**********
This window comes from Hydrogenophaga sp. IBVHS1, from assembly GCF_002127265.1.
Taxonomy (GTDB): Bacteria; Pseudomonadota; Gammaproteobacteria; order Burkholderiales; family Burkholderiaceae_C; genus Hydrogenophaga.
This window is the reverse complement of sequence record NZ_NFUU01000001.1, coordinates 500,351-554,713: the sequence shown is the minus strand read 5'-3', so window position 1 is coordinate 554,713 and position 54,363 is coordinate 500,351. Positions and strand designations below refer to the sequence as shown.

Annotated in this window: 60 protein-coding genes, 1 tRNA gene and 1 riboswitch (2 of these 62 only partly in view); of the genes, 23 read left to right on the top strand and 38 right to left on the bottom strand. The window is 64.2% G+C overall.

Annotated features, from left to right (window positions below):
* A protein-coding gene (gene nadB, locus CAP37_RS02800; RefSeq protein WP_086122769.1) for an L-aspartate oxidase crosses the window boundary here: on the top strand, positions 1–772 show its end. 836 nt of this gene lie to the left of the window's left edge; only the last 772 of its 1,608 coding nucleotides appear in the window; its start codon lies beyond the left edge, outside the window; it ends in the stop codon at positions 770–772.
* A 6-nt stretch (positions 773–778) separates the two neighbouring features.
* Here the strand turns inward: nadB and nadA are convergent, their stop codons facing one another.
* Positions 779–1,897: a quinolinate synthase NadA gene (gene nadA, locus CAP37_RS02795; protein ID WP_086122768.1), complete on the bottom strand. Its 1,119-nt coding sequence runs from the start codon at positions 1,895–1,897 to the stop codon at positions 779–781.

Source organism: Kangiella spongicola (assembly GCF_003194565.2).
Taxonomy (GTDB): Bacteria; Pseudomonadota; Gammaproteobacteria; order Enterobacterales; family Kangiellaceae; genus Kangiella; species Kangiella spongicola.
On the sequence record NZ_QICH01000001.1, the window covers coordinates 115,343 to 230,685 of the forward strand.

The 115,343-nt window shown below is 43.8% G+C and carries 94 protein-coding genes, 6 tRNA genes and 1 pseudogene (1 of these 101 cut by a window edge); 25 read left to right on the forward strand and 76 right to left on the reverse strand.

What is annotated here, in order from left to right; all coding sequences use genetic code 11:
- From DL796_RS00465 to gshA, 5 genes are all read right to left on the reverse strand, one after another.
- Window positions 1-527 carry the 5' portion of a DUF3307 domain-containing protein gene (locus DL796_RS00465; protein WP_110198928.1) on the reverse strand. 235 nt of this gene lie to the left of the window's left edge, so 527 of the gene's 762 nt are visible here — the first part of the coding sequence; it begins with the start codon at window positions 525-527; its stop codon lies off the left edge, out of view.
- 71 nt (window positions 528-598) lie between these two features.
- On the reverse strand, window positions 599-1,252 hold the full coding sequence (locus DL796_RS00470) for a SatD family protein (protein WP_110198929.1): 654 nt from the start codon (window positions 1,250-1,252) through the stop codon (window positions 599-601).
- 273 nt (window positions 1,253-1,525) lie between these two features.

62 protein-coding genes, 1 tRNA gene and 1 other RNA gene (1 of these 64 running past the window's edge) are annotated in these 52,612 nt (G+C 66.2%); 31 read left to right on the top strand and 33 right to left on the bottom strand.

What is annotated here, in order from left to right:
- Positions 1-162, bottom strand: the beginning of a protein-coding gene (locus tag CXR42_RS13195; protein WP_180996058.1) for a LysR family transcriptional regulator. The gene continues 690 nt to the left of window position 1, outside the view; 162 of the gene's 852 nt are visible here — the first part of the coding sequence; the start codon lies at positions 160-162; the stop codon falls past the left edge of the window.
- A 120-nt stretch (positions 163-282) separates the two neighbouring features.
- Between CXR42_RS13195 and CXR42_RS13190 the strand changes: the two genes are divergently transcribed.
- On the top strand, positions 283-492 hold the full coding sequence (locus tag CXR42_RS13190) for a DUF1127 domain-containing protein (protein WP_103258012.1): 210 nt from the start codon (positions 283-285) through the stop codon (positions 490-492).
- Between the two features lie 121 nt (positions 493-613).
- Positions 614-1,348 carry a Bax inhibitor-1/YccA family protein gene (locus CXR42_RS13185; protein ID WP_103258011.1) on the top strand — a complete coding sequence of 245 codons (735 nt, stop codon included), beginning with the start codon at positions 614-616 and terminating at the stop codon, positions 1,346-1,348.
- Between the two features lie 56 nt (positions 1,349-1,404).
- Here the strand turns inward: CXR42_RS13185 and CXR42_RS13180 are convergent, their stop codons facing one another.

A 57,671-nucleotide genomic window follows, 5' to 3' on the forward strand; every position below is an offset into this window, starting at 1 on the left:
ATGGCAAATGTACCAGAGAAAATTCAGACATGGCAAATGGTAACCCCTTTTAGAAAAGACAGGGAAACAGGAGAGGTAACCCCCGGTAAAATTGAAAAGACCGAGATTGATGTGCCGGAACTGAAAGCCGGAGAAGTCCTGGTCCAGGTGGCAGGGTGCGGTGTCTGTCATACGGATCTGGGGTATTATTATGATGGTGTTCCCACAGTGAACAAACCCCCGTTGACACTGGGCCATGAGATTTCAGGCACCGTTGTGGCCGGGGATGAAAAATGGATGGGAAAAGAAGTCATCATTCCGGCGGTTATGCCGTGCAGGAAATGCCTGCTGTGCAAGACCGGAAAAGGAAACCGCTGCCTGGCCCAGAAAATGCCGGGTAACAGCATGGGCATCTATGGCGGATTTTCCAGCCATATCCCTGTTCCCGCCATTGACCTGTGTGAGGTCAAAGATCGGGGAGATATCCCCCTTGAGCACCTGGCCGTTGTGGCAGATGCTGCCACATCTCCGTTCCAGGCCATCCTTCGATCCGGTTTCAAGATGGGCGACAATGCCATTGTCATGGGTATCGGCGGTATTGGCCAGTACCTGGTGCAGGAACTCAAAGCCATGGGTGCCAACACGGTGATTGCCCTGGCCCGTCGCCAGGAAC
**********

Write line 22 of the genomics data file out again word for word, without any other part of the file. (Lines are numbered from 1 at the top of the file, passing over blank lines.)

- Positions 1-162, bottom strand: the beginning of a protein-coding gene (locus tag CXR42_RS13195; protein WP_180996058.1) for a LysR family transcriptional regulator. The gene continues 690 nt to the left of window position 1, outside the view; 162 of the gene's 852 nt are visible here — the first part of the coding sequence; the start codon lies at positions 160-162; the stop codon falls past the left edge of the window.